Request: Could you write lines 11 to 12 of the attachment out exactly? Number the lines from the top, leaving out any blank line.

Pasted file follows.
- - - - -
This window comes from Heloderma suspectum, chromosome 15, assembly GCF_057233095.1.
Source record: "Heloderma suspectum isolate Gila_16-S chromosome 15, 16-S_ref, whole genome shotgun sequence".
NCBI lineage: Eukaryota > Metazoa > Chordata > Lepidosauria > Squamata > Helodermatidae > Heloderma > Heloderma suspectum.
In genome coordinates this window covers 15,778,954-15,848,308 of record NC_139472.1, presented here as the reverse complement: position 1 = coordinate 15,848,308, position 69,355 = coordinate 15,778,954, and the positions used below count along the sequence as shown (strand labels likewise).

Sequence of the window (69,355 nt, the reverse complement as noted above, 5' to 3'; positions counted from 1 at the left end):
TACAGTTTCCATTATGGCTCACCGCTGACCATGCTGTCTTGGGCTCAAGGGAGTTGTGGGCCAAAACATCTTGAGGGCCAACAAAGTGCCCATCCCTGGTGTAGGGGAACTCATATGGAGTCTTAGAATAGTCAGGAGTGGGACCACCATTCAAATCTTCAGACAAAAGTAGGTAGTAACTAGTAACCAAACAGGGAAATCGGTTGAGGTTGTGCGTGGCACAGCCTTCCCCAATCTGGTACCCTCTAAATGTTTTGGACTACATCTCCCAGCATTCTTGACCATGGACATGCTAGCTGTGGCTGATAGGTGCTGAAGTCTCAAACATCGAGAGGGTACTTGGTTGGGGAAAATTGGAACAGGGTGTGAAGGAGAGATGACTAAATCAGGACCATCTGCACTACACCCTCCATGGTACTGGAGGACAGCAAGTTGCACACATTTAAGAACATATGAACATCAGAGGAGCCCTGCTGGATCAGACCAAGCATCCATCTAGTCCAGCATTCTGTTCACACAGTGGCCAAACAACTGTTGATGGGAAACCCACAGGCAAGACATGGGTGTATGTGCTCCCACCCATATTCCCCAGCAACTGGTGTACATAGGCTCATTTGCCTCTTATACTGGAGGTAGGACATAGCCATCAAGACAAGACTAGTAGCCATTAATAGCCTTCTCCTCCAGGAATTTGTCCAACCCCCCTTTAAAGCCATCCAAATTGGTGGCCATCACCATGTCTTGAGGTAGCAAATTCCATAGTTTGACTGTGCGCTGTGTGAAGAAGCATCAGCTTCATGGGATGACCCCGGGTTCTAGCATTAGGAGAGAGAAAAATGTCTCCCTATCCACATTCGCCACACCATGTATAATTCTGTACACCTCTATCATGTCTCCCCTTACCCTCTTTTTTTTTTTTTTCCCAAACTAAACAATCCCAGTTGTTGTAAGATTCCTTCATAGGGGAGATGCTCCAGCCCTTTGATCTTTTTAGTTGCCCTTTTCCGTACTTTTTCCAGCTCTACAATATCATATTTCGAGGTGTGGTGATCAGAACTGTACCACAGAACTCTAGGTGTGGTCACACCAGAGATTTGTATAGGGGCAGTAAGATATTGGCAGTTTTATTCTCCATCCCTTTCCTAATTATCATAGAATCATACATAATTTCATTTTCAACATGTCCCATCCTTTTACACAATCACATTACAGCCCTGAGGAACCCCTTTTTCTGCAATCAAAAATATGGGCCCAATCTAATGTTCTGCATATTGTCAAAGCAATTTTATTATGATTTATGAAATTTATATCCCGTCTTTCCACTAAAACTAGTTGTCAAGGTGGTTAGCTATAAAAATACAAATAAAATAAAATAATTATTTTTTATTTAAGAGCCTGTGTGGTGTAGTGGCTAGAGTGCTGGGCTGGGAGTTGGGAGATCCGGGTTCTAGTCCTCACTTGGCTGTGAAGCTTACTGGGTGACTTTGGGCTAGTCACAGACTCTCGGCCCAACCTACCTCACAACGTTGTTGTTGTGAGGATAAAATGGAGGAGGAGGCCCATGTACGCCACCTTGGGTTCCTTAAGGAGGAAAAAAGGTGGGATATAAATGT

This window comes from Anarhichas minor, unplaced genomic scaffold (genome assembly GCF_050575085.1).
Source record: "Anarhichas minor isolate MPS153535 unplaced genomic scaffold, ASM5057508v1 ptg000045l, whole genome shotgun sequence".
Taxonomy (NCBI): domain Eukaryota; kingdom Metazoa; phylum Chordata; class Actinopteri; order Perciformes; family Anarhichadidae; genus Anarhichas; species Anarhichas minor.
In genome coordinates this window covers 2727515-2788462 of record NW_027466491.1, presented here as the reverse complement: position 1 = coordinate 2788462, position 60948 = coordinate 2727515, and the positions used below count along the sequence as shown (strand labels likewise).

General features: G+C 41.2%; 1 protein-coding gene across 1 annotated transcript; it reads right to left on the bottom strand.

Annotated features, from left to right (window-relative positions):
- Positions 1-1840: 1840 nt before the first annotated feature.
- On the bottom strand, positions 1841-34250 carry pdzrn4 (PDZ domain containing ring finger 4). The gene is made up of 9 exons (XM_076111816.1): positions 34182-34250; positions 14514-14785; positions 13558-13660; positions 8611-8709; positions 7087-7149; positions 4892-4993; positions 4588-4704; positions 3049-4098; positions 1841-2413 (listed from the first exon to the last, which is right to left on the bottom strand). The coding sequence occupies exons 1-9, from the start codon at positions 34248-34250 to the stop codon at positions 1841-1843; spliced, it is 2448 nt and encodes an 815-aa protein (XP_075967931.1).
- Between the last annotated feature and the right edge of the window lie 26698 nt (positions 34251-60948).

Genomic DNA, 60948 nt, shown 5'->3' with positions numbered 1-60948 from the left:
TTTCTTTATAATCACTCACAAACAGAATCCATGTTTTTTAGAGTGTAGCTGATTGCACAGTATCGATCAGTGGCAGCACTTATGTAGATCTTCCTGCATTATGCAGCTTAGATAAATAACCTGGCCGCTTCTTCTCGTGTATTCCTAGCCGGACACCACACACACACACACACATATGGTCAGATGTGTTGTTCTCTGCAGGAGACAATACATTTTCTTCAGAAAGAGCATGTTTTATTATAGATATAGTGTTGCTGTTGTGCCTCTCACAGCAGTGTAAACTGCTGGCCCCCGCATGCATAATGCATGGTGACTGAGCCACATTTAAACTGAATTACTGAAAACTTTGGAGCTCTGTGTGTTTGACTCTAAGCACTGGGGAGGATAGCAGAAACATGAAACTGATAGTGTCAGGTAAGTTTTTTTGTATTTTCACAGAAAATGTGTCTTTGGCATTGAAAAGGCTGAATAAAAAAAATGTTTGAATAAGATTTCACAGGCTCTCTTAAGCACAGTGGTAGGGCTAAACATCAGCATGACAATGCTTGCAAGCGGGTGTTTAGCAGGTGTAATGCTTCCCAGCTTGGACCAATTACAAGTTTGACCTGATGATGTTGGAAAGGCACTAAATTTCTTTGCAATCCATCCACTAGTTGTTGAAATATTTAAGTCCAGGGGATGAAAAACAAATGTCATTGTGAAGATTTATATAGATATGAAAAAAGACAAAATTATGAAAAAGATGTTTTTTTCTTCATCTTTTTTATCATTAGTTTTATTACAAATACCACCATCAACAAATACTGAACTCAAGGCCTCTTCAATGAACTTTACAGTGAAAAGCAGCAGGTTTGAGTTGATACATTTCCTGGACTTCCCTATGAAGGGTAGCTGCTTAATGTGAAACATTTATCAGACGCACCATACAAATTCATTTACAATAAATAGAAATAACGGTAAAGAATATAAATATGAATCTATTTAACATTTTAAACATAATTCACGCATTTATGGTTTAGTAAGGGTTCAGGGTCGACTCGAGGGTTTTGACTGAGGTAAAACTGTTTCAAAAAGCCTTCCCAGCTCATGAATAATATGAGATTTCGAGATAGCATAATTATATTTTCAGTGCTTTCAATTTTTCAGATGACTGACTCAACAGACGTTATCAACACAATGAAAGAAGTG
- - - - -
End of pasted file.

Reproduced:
General features: G+C 41.2%; 1 protein-coding gene across 1 annotated transcript; it reads right to left on the bottom strand.

Annotated features, from left to right (window-relative positions):